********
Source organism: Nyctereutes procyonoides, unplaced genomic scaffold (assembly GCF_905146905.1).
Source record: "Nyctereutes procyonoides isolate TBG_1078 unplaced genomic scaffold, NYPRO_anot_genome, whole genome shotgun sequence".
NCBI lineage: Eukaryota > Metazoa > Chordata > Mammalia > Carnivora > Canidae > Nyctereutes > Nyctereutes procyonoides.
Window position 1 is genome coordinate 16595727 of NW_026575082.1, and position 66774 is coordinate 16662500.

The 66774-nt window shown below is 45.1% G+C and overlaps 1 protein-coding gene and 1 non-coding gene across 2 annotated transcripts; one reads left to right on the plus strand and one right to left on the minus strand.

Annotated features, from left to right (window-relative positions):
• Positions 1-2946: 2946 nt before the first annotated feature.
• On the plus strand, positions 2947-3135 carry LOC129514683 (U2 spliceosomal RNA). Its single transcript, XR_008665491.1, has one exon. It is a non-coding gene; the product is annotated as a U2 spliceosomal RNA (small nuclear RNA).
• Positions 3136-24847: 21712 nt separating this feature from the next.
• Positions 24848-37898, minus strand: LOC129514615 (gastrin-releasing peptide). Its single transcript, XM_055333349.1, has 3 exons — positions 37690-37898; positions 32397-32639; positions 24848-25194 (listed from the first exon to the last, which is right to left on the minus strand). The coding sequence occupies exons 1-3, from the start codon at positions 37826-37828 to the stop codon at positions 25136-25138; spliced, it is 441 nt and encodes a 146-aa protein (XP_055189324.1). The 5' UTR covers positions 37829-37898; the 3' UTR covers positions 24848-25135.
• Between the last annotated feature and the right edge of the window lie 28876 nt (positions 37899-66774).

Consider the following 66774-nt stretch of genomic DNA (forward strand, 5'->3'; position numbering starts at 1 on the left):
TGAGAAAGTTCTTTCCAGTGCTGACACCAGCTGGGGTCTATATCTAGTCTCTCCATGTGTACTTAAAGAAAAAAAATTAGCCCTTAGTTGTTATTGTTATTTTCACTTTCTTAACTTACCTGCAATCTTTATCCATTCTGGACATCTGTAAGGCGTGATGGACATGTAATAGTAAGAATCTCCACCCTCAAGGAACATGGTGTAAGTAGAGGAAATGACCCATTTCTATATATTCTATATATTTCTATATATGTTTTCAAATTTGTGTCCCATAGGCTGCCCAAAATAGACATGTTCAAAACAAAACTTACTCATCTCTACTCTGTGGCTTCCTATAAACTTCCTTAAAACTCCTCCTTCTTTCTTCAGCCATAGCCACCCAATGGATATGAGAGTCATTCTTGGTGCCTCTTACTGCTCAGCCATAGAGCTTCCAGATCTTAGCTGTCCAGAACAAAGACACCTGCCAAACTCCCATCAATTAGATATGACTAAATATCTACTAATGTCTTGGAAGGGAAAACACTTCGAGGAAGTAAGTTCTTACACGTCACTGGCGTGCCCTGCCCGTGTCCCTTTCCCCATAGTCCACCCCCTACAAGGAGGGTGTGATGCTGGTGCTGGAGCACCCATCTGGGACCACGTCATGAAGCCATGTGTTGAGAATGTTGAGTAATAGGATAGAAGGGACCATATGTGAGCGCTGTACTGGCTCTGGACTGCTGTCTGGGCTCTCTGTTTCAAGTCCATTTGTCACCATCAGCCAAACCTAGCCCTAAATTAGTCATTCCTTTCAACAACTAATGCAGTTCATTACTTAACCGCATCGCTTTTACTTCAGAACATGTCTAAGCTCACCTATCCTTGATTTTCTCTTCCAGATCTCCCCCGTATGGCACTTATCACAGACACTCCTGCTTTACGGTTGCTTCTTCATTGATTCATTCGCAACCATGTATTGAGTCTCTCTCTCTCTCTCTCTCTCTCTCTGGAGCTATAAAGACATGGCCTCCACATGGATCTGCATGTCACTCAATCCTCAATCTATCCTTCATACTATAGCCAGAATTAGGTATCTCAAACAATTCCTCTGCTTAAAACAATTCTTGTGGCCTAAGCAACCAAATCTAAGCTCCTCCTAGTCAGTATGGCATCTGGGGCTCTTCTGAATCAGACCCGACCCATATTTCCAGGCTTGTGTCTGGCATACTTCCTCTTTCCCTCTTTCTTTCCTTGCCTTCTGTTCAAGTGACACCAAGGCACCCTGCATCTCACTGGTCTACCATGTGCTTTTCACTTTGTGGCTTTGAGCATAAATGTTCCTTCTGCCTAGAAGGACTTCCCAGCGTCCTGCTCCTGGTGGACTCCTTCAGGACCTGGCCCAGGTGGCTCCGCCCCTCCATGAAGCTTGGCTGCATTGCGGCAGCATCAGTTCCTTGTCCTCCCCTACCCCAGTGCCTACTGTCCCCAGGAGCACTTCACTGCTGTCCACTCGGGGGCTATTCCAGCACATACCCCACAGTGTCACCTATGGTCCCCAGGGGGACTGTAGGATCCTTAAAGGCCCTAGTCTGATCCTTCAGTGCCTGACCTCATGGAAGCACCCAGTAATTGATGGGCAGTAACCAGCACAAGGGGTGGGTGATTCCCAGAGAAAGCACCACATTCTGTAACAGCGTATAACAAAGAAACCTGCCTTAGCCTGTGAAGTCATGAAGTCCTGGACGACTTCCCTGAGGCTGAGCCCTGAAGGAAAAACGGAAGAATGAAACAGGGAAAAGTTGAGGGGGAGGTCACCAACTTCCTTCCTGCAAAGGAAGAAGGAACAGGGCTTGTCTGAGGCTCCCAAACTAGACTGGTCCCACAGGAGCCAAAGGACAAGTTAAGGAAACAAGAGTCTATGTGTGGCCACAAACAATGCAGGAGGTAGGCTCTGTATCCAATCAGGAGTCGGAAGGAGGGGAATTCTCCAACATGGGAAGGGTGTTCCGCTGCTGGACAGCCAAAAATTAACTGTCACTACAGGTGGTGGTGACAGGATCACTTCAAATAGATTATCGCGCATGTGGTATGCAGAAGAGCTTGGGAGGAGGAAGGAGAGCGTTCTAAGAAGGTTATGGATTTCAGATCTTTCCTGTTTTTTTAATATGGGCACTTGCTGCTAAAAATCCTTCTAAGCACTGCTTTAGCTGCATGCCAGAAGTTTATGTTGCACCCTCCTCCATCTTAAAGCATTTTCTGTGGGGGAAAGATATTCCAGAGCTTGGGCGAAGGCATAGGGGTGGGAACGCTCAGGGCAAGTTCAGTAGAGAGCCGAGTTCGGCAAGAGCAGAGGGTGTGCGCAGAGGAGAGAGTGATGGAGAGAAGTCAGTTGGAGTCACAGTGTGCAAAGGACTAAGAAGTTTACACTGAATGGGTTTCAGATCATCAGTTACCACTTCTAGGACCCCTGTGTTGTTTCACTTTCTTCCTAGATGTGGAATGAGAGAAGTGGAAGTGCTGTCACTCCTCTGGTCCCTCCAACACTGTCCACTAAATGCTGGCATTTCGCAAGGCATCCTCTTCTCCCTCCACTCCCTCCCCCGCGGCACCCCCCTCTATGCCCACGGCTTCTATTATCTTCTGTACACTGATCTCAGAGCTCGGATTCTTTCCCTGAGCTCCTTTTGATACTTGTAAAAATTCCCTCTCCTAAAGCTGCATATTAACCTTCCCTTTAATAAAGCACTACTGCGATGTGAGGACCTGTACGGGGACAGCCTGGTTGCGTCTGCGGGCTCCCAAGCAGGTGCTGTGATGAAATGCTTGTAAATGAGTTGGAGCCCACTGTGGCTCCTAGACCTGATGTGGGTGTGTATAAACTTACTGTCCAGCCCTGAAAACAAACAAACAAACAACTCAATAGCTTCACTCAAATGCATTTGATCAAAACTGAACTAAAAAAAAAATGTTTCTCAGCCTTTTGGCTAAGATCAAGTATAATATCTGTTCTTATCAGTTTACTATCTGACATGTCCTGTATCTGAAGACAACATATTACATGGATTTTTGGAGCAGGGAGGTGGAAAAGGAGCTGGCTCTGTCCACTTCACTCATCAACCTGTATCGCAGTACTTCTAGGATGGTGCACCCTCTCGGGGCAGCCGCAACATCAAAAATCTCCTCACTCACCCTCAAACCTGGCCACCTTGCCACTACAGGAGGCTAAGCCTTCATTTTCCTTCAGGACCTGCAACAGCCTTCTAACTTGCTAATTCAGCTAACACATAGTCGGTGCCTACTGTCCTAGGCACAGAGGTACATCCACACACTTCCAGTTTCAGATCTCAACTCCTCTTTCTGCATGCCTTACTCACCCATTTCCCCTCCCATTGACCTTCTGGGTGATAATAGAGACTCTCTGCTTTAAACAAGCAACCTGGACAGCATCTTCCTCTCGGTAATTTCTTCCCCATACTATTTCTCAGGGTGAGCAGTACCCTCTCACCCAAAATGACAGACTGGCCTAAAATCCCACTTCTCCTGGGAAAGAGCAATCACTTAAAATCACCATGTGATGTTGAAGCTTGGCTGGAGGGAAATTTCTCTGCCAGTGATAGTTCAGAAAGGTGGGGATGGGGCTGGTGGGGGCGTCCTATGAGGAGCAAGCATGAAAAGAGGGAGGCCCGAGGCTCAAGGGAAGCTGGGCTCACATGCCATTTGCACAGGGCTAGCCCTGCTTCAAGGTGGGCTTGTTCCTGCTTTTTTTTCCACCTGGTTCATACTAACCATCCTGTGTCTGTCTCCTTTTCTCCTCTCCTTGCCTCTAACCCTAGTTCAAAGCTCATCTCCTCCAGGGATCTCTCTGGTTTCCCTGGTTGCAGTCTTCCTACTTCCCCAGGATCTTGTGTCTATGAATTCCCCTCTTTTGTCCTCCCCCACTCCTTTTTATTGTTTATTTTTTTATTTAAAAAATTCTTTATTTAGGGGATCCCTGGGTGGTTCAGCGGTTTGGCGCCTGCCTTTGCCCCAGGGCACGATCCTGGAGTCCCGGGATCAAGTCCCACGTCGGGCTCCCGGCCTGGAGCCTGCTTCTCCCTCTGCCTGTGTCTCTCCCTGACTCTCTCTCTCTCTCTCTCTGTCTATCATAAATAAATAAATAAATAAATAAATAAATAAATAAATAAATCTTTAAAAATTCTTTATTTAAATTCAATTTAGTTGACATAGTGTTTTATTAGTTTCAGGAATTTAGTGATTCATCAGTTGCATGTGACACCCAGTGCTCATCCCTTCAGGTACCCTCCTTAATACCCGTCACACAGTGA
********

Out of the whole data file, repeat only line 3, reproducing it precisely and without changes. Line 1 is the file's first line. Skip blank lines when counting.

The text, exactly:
NCBI lineage: Eukaryota > Metazoa > Chordata > Mammalia > Carnivora > Canidae > Nyctereutes > Nyctereutes procyonoides.